The aid organisation said that at least 32 vaccination sites it supports have been affected, calling for an immediate and lasting end to violence so that critical humanitarian assistance can get to communities who need it.
Health facilities have been depleted of staff, medical supplies, and fuel and at least 39 hospitals are completely out of service, according to the Sudan Doctors’ Union. There have been reports of a children’s hospital being evacuated. Six days of intense violence has put healthcare, already declining as Sudan faced its worst humanitarian crisis in decades, out of reach for almost all of the country’s 22 million children, 12% of whom are suffering from malnutrition[i] and are vulnerable to other diseases.
Many communities across the country, including the capital city of Khartoum have now gone for days without water, and children and families have been unable to stock up on food.
Already, 12 million people in Sudan – a quarter of the population – were living with acute hunger. Of the 2.7 million children living with malnutrition, 522,000 suffer from severe acute malnutrition (SAM)[ii].
Arshad Malik, Country Director for Save the Children in Sudan, said: “Children are the first casualties of war – and as this crisis unfolds we are seeing that this is not just with weapons but with the destruction of lifesaving health services.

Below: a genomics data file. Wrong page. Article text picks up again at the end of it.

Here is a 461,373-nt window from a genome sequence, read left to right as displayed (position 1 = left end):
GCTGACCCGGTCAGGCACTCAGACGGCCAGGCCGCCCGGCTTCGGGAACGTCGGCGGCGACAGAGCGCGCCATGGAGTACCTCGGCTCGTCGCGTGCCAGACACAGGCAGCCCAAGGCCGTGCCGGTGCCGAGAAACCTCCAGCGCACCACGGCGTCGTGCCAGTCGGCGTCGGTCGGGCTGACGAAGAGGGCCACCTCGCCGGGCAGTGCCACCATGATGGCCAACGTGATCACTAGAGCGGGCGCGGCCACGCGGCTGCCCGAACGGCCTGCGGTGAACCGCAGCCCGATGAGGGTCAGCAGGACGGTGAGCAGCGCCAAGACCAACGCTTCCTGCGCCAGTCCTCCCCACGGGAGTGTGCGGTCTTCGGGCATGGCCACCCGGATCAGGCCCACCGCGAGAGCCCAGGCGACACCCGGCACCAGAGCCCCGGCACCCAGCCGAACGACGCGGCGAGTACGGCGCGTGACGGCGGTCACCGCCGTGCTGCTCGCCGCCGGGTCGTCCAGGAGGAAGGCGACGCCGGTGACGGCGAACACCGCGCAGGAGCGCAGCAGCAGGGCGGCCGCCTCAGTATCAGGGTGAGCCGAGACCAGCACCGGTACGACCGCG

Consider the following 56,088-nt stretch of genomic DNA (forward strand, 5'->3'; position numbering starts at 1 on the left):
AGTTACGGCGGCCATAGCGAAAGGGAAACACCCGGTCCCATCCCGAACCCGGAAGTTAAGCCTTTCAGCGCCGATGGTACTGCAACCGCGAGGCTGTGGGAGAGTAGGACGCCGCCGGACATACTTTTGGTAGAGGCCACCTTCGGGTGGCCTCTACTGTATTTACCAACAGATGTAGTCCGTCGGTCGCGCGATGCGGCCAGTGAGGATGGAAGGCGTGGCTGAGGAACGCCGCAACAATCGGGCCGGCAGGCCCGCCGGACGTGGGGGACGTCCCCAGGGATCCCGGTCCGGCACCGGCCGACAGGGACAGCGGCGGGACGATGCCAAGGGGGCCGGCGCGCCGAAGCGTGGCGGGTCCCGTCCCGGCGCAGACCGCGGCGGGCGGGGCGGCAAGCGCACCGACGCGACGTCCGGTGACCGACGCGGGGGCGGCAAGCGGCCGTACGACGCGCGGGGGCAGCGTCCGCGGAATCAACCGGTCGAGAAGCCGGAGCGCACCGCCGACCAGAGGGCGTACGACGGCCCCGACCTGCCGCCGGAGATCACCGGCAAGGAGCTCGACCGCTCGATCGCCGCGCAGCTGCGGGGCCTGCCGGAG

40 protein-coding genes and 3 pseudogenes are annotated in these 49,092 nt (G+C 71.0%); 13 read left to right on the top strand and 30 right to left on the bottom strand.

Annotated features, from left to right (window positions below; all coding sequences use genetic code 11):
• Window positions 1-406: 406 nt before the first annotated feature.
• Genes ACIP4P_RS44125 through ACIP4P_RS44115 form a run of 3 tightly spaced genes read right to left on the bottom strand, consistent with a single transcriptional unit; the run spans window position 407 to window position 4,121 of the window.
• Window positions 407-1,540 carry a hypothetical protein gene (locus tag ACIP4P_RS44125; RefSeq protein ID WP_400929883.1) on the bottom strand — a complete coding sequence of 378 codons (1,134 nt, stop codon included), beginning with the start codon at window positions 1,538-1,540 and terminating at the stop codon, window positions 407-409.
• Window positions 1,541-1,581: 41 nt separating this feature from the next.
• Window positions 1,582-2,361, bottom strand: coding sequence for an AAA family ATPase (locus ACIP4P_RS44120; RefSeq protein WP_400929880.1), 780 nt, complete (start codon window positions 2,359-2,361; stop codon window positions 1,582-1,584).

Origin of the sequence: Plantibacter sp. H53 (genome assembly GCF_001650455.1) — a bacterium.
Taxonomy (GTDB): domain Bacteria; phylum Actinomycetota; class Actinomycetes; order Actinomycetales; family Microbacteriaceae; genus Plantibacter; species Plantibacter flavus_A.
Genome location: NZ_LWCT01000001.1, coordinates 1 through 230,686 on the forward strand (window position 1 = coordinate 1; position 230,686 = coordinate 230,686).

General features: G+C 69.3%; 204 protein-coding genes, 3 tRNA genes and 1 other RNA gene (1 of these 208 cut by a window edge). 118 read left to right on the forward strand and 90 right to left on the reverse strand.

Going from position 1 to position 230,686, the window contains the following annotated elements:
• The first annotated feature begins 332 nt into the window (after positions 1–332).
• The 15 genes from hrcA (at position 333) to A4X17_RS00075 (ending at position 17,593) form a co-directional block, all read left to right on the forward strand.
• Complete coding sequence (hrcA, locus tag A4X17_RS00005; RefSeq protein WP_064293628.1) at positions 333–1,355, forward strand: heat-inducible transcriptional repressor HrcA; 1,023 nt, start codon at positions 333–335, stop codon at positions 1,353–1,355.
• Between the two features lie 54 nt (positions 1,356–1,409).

“Sudan was already going through its worst ever humanitarian emergency due to years of conflict, climate-induced natural disasters, disease outbreaks, and economic crisis. Even before this sudden uptick in violence, 15.8 million people were in need of humanitarian assistance.
“The country’s already depleted health system has been plunged into chaos and children, particularly those living with malnutrition or other health conditions, will be the first victims. Not only do we need to see this ceasefire last indefinitely – we need to make something of it by providing healthcare, food and water for children who have endured days of terror. We need the international community to do what it can to help authorities rebuild our health system and provide funding for the country’s hunger and healthcare crisis.”
Save the Children supports more than 40 sites for Covid-19 and other child vaccinations across Sudan.
Save the Children has worked in Sudan since 1983 to provide humanitarian relief to people affected by the drought in western Sudan. Since then, Save the Children continued programming for children and families affected by conflict, displacement, extreme poverty, hunger and a lack of basic services. Many of the children and families we serve are among the most vulnerable and hardest to reach.
In 2022, Save the Children directly reached 2.1 million people, with 1.5 million of them children, with programming focused on child protection, access to quality education, health and nutrition support and responding to emergencies.
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NOTES TO EDITORS:
[i] UNICEF Malnutrition in Sudan | UNICEF Sudan
[ii] Malnutrition in Sudan | UNICEF Sudan